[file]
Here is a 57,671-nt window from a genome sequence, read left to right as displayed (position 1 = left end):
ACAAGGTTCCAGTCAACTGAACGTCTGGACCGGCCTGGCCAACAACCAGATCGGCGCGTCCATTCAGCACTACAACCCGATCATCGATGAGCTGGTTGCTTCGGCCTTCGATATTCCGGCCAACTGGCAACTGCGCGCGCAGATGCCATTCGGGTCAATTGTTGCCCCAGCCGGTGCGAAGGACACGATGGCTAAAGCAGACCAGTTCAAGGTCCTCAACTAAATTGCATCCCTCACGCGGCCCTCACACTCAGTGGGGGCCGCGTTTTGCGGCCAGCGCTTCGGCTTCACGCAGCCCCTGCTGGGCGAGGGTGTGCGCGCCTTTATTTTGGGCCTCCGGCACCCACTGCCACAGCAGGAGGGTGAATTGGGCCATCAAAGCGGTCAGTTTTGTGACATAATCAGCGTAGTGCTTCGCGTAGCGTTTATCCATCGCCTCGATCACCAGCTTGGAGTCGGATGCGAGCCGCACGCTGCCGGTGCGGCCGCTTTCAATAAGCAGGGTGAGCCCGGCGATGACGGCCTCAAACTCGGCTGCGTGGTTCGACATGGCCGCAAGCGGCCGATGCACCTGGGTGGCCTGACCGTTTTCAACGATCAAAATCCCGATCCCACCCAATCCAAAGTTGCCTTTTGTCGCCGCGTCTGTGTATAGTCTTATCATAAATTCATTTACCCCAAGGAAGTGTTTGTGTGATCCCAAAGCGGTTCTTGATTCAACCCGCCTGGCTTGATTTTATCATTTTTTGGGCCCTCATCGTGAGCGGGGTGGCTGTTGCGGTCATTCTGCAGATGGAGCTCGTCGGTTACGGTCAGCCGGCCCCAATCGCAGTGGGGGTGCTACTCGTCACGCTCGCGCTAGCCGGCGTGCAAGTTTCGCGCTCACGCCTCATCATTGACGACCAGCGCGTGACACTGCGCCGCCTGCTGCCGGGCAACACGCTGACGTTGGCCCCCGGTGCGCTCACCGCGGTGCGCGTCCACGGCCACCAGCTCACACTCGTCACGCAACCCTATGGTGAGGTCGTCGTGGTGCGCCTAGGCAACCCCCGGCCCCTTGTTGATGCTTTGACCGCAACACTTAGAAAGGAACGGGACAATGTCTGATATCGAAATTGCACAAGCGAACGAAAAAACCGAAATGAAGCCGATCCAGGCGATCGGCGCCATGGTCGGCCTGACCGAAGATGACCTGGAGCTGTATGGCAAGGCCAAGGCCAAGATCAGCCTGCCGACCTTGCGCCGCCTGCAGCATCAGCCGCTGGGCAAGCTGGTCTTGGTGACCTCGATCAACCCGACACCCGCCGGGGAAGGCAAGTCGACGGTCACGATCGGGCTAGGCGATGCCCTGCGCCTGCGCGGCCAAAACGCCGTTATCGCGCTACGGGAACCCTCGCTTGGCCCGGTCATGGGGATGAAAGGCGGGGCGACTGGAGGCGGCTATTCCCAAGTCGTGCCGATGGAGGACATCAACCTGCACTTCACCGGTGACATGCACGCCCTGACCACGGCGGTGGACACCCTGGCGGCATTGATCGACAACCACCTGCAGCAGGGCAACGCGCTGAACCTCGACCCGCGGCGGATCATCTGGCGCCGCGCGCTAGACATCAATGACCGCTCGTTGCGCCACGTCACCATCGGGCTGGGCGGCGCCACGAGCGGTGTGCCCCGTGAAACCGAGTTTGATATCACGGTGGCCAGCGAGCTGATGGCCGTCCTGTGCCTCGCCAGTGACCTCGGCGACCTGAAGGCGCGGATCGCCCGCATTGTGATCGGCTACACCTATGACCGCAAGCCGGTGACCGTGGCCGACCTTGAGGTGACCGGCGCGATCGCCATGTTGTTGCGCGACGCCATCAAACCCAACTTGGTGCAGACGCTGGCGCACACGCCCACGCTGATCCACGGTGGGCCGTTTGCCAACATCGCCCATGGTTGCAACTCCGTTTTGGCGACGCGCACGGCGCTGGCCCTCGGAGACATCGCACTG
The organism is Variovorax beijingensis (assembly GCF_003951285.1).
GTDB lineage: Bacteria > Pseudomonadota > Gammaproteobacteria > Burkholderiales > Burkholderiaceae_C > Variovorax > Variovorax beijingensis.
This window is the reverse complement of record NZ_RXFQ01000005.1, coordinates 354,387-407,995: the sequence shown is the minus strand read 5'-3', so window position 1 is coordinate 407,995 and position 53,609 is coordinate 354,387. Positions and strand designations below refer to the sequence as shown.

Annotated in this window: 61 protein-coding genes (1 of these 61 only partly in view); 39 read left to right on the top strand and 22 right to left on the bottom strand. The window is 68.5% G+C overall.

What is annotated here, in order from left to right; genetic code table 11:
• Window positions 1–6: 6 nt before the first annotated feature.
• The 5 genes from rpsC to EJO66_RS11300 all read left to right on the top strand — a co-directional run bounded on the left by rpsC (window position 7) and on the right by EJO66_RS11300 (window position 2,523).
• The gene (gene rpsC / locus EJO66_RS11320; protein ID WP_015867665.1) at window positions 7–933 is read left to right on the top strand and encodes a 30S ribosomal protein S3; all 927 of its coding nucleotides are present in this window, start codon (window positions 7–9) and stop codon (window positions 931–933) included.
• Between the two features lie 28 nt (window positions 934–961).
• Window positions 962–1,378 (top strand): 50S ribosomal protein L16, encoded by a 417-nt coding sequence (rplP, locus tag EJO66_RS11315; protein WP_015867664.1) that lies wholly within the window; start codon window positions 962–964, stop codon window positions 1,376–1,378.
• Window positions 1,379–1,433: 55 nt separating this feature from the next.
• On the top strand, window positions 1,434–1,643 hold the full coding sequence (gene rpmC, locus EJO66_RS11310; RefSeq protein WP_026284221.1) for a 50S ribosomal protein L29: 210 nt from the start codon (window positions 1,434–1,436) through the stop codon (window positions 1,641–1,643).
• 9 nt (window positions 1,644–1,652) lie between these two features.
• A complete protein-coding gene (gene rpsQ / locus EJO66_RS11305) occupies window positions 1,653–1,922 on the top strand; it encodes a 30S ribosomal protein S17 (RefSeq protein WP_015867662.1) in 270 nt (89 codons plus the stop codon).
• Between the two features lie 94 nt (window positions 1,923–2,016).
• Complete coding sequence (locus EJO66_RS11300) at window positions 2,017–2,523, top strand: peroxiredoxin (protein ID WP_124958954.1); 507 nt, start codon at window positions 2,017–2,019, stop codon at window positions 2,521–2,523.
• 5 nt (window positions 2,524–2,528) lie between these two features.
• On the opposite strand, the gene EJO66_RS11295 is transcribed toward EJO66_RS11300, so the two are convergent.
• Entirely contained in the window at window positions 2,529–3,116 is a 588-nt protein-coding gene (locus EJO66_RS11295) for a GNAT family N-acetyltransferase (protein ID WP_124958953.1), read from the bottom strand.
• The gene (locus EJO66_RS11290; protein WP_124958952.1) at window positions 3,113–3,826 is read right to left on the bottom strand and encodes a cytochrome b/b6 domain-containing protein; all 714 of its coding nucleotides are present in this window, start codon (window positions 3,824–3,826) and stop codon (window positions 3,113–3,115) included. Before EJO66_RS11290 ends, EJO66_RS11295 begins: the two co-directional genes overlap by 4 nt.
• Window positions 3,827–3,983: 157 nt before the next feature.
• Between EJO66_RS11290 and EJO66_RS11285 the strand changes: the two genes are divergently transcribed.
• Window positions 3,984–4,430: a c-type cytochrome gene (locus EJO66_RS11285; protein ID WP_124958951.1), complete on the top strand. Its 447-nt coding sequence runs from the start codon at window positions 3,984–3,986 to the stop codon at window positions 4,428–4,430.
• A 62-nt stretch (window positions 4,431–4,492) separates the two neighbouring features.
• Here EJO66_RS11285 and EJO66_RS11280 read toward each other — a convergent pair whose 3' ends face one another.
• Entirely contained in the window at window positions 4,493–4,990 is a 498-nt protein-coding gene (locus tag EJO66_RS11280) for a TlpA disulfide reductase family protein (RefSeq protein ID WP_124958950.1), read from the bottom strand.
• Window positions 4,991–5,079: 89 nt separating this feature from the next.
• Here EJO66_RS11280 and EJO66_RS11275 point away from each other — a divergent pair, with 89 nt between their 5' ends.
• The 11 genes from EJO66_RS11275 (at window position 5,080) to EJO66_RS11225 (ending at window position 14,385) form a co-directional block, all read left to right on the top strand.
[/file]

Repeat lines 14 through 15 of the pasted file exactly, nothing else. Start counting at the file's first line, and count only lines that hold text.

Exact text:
• On the top strand, window positions 1,434–1,643 hold the full coding sequence (gene rpmC, locus EJO66_RS11310; RefSeq protein WP_026284221.1) for a 50S ribosomal protein L29: 210 nt from the start codon (window positions 1,434–1,436) through the stop codon (window positions 1,641–1,643).
• 9 nt (window positions 1,644–1,652) lie between these two features.